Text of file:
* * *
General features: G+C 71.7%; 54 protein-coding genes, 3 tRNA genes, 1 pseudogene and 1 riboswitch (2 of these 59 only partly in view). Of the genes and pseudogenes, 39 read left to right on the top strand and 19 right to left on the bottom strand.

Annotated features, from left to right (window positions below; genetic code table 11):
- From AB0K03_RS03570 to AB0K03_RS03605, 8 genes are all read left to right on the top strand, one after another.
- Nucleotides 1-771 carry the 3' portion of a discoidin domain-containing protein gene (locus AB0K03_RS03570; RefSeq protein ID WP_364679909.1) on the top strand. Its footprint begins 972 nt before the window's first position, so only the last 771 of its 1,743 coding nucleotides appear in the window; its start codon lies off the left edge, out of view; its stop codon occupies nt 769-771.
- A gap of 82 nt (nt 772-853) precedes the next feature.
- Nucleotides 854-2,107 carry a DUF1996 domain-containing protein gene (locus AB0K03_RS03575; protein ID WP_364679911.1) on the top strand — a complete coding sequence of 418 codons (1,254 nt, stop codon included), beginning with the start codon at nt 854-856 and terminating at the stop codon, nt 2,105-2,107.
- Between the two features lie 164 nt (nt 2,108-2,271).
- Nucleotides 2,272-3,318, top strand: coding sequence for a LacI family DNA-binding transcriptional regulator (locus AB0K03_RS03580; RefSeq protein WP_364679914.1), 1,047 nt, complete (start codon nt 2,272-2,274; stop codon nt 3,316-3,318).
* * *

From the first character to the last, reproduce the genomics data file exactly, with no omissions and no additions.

General features: G+C 71.7%; 54 protein-coding genes, 3 tRNA genes, 1 pseudogene and 1 riboswitch (2 of these 59 only partly in view). Of the genes and pseudogenes, 39 read left to right on the top strand and 19 right to left on the bottom strand.

Annotated features, from left to right (window positions below; genetic code table 11):
- From AB0K03_RS03570 to AB0K03_RS03605, 8 genes are all read left to right on the top strand, one after another.
- Nucleotides 1-771 carry the 3' portion of a discoidin domain-containing protein gene (locus AB0K03_RS03570; RefSeq protein ID WP_364679909.1) on the top strand. Its footprint begins 972 nt before the window's first position, so only the last 771 of its 1,743 coding nucleotides appear in the window; its start codon lies off the left edge, out of view; its stop codon occupies nt 769-771.
- A gap of 82 nt (nt 772-853) precedes the next feature.
- Nucleotides 854-2,107 carry a DUF1996 domain-containing protein gene (locus AB0K03_RS03575; protein ID WP_364679911.1) on the top strand — a complete coding sequence of 418 codons (1,254 nt, stop codon included), beginning with the start codon at nt 854-856 and terminating at the stop codon, nt 2,105-2,107.
- Between the two features lie 164 nt (nt 2,108-2,271).
- Nucleotides 2,272-3,318, top strand: coding sequence for a LacI family DNA-binding transcriptional regulator (locus AB0K03_RS03580; RefSeq protein WP_364679914.1), 1,047 nt, complete (start codon nt 2,272-2,274; stop codon nt 3,316-3,318).